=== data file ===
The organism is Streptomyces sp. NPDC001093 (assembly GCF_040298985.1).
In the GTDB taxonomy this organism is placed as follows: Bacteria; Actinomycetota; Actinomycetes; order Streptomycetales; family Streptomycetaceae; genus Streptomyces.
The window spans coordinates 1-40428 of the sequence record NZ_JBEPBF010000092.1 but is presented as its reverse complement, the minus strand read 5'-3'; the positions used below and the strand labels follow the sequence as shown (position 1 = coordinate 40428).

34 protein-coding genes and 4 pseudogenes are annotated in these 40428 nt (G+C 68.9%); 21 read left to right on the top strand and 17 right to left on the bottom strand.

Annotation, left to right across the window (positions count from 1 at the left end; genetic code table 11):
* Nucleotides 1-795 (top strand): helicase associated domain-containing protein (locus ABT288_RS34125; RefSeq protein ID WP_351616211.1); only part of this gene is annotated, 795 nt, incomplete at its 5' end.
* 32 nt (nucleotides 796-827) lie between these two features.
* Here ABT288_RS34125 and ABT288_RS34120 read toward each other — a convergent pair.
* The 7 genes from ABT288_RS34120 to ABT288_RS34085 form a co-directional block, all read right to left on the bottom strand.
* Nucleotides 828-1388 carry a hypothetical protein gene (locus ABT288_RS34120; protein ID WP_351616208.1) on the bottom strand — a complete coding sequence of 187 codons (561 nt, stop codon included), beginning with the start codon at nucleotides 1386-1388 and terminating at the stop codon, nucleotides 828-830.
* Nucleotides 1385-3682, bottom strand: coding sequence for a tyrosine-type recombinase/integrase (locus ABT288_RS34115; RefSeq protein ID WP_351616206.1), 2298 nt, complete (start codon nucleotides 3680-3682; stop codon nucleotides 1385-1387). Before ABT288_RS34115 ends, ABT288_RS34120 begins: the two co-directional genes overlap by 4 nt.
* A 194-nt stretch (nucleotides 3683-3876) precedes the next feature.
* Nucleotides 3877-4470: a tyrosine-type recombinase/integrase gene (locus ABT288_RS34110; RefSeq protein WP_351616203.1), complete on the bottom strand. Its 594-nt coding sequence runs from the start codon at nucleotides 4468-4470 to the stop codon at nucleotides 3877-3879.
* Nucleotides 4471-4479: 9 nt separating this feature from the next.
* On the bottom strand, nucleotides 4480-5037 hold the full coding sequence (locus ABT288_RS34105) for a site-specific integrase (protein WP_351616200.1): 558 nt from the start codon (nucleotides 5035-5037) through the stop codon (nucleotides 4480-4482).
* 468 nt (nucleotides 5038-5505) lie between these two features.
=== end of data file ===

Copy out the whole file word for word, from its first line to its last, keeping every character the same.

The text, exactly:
The organism is Streptomyces sp. NPDC001093 (assembly GCF_040298985.1).
In the GTDB taxonomy this organism is placed as follows: Bacteria; Actinomycetota; Actinomycetes; order Streptomycetales; family Streptomycetaceae; genus Streptomyces.
The window spans coordinates 1-40428 of the sequence record NZ_JBEPBF010000092.1 but is presented as its reverse complement, the minus strand read 5'-3'; the positions used below and the strand labels follow the sequence as shown (position 1 = coordinate 40428).

34 protein-coding genes and 4 pseudogenes are annotated in these 40428 nt (G+C 68.9%); 21 read left to right on the top strand and 17 right to left on the bottom strand.

Annotation, left to right across the window (positions count from 1 at the left end; genetic code table 11):
* Nucleotides 1-795 (top strand): helicase associated domain-containing protein (locus ABT288_RS34125; RefSeq protein ID WP_351616211.1); only part of this gene is annotated, 795 nt, incomplete at its 5' end.
* 32 nt (nucleotides 796-827) lie between these two features.
* Here ABT288_RS34125 and ABT288_RS34120 read toward each other — a convergent pair.
* The 7 genes from ABT288_RS34120 to ABT288_RS34085 form a co-directional block, all read right to left on the bottom strand.
* Nucleotides 828-1388 carry a hypothetical protein gene (locus ABT288_RS34120; protein ID WP_351616208.1) on the bottom strand — a complete coding sequence of 187 codons (561 nt, stop codon included), beginning with the start codon at nucleotides 1386-1388 and terminating at the stop codon, nucleotides 828-830.
* Nucleotides 1385-3682, bottom strand: coding sequence for a tyrosine-type recombinase/integrase (locus ABT288_RS34115; RefSeq protein ID WP_351616206.1), 2298 nt, complete (start codon nucleotides 3680-3682; stop codon nucleotides 1385-1387). Before ABT288_RS34115 ends, ABT288_RS34120 begins: the two co-directional genes overlap by 4 nt.
* A 194-nt stretch (nucleotides 3683-3876) precedes the next feature.
* Nucleotides 3877-4470: a tyrosine-type recombinase/integrase gene (locus ABT288_RS34110; RefSeq protein WP_351616203.1), complete on the bottom strand. Its 594-nt coding sequence runs from the start codon at nucleotides 4468-4470 to the stop codon at nucleotides 3877-3879.
* Nucleotides 4471-4479: 9 nt separating this feature from the next.
* On the bottom strand, nucleotides 4480-5037 hold the full coding sequence (locus ABT288_RS34105) for a site-specific integrase (protein WP_351616200.1): 558 nt from the start codon (nucleotides 5035-5037) through the stop codon (nucleotides 4480-4482).
* 468 nt (nucleotides 5038-5505) lie between these two features.